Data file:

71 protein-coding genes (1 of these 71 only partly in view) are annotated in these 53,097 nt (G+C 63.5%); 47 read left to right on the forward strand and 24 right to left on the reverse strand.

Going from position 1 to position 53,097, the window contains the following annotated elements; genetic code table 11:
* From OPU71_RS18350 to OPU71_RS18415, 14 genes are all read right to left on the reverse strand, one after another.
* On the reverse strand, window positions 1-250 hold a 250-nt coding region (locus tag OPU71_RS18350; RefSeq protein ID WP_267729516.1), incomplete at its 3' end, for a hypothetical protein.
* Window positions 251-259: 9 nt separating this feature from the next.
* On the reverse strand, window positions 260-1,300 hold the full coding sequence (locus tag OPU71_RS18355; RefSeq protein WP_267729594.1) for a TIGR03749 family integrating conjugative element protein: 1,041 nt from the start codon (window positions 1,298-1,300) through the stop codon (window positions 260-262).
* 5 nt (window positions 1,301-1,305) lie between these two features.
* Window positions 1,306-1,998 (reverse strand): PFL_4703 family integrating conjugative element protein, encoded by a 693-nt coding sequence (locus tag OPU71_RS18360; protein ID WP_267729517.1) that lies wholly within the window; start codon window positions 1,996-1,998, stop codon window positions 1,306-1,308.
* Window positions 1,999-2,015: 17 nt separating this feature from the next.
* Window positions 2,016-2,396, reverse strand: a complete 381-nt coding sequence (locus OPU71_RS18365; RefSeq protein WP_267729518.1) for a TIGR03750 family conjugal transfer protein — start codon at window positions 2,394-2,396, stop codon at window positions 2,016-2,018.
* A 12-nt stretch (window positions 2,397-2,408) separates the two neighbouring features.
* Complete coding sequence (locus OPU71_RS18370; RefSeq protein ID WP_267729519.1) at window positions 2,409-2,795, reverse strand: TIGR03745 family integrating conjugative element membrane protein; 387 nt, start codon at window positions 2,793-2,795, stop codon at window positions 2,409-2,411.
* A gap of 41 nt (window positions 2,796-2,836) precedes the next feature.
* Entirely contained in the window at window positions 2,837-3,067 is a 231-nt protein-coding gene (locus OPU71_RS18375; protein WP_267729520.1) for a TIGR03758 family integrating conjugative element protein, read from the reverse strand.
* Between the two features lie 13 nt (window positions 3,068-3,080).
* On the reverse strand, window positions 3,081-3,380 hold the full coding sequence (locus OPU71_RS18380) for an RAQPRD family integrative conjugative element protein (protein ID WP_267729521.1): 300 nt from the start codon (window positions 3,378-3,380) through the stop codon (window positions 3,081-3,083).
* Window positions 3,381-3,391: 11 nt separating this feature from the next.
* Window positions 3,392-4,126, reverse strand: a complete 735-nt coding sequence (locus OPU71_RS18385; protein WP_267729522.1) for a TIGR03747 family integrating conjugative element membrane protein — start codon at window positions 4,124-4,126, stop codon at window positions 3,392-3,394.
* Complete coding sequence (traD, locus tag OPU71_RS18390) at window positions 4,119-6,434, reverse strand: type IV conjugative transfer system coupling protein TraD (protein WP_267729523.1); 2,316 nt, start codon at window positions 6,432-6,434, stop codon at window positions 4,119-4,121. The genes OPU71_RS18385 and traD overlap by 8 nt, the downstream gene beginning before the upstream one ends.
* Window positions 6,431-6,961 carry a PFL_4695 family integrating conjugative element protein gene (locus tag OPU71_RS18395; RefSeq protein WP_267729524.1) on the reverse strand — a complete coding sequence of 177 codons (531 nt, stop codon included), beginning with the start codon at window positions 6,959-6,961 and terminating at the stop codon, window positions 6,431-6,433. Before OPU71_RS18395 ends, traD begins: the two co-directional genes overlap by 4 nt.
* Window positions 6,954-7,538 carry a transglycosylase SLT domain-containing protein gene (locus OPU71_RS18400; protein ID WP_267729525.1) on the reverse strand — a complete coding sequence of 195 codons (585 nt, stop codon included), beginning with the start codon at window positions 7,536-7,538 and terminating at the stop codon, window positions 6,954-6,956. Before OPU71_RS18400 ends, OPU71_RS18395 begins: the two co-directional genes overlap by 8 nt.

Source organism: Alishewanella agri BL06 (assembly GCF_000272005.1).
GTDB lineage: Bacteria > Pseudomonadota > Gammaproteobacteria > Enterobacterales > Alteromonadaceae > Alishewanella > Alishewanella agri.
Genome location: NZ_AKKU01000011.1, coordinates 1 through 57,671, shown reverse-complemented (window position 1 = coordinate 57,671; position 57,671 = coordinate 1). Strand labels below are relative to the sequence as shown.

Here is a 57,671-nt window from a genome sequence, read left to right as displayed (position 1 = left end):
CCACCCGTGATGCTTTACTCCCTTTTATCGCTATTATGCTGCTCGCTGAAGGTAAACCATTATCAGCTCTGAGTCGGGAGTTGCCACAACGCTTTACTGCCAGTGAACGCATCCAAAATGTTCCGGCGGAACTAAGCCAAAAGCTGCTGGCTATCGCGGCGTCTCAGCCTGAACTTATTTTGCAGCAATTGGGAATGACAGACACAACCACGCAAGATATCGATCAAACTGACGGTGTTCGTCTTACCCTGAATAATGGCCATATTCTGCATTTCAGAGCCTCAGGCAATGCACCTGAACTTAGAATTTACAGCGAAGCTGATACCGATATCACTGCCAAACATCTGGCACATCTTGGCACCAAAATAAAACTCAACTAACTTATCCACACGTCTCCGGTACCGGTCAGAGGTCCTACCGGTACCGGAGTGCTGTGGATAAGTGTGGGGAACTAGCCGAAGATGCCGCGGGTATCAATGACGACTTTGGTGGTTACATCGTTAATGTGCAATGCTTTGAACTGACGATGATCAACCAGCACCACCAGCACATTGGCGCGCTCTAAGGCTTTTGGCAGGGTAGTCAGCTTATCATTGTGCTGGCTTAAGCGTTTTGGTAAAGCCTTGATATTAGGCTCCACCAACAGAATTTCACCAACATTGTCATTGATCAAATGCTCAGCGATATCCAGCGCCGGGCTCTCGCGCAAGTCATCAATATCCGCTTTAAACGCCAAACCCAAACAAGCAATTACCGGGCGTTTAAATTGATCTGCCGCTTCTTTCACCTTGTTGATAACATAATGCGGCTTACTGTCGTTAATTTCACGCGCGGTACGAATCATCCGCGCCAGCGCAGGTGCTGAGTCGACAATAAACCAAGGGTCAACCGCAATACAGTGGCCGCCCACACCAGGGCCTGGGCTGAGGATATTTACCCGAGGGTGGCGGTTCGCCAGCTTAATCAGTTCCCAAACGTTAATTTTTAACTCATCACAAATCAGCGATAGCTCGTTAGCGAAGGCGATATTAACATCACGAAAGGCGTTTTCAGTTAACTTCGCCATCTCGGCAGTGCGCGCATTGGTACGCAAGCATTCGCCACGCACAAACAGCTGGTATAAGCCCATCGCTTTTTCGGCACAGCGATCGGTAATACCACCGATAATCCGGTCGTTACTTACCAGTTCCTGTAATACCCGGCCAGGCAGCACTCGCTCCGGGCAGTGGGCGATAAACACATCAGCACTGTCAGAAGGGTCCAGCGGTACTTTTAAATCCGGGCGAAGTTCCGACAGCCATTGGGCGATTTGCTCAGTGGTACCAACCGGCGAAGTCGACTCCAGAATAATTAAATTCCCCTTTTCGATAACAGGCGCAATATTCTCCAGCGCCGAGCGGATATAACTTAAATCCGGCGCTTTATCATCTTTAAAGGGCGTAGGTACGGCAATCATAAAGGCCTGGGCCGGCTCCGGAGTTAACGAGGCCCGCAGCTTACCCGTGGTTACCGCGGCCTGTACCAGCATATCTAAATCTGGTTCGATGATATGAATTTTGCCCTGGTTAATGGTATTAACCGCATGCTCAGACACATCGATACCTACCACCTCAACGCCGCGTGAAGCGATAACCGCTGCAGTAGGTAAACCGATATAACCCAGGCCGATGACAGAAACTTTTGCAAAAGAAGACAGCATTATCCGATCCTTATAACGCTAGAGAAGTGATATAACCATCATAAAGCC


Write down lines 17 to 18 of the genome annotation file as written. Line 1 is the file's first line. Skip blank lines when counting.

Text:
* Window positions 3,381-3,391: 11 nt separating this feature from the next.
* Window positions 3,392-4,126, reverse strand: a complete 735-nt coding sequence (locus OPU71_RS18385; protein WP_267729522.1) for a TIGR03747 family integrating conjugative element membrane protein — start codon at window positions 4,124-4,126, stop codon at window positions 3,392-3,394.